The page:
Re: Part 3: Uniquely Human
In chapter 6, on Sexual Selection, near the end of the chapter (p119), Diamond summarizes some of his points by saying:
"Thus, Fijians, Hottentots, and Swedes each grow up with their own learned, arbitrary beauty standards, which tend to maintain each population in conformity with those standards, since individual deviating too far from the standards would find it hard to obtain a mate."
This immediately made me think of the effects of the movie industry on the beauty standards in non-Caucasian countries.
If those standards really depend on the 'look' of our most intimate friends & family, those we see as a baby, then they are not greatly affected. But once we're old enough to start noticing the world around us, how much are our standards affected?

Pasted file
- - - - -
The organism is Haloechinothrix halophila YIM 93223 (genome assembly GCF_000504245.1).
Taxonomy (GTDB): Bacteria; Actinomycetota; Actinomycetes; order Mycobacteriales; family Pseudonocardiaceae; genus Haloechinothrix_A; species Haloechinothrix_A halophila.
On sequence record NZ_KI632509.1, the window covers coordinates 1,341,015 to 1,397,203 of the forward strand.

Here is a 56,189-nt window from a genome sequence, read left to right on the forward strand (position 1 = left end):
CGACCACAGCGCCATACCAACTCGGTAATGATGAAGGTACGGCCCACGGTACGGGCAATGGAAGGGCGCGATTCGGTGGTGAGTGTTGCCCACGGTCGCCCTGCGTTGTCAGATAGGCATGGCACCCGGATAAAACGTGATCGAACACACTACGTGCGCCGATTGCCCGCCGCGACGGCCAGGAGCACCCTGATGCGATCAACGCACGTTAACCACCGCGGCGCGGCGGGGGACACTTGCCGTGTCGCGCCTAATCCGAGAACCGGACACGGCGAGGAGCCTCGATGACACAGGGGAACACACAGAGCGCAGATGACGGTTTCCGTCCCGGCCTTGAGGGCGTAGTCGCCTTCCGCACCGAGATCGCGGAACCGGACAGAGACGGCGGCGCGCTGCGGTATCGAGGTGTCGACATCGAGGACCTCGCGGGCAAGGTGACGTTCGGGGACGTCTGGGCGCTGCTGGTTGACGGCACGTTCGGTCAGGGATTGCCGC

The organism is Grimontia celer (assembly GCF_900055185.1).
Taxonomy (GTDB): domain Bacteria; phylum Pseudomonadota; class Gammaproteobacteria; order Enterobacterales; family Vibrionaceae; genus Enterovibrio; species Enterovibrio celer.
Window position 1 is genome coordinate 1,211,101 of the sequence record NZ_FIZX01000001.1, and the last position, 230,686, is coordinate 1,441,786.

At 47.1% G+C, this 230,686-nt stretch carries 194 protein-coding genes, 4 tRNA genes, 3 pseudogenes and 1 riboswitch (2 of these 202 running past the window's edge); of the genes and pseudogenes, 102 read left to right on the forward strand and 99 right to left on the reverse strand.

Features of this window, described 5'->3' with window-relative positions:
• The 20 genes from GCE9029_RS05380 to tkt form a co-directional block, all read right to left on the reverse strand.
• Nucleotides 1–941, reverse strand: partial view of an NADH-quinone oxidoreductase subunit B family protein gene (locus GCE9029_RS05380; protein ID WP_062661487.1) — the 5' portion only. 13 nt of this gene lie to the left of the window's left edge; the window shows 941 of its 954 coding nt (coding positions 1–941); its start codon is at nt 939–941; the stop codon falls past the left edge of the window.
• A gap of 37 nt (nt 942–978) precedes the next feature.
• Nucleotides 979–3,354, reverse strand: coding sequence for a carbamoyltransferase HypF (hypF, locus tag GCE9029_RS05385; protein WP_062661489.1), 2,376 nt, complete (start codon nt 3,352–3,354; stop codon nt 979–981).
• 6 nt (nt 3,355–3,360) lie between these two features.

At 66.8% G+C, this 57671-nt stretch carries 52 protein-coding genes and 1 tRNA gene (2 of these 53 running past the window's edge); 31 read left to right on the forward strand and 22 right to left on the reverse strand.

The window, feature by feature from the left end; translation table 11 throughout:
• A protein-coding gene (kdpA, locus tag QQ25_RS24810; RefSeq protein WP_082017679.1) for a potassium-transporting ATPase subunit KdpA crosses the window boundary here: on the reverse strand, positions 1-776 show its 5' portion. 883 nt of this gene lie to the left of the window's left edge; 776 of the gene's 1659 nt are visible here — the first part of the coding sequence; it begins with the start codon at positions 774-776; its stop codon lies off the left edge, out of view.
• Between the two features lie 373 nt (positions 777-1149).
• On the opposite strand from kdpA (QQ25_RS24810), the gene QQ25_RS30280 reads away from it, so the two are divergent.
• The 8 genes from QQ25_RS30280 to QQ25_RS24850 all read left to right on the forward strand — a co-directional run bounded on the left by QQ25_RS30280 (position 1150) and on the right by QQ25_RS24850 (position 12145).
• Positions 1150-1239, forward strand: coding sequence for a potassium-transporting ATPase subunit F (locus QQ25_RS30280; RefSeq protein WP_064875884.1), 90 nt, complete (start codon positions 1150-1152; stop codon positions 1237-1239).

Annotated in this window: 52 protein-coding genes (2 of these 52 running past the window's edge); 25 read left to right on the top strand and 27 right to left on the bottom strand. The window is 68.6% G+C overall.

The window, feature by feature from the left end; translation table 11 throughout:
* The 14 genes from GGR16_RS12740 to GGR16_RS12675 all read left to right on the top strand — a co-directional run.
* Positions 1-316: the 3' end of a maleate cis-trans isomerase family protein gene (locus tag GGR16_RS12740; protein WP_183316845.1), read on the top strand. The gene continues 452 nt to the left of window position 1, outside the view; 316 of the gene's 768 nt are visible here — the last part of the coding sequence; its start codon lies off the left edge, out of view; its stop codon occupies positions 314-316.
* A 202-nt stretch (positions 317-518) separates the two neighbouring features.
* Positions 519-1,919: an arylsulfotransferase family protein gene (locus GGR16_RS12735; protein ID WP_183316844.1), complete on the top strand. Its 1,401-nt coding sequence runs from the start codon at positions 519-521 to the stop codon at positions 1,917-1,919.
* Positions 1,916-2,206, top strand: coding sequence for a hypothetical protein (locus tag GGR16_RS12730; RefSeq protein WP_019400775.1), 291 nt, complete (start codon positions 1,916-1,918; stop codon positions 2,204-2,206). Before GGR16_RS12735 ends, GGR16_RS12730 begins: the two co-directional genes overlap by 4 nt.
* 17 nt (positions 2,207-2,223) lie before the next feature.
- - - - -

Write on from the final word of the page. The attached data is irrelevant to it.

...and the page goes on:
Has the fascination of Tibetans with Phoebe Cates (anecdotal evidence from Pico Iyer, well-known travel writer & essayist), with posters of her everywhere, changed the standards of beauty in that population? Have the ubiquitous Hollywood movies warped the ideals of Taiwan, Korea, Japan? The big round eyes of anime characters, the fashion of using bleaching products to whiten one's skin (resulting, of course, in a full-reversal reaction from a group of young women, in Japan, who take it to the other extreme, by tanning themselves almost black) -- did these come before or after the influx of NA & European movies?
What long-term effects will be seen in humanities genetic makeup over the next 1000 years?
Just some food for thought.
"All beings are the owners of their deeds, the heirs to their deeds."
Loricat's Book Nook
Celebrating the Absurd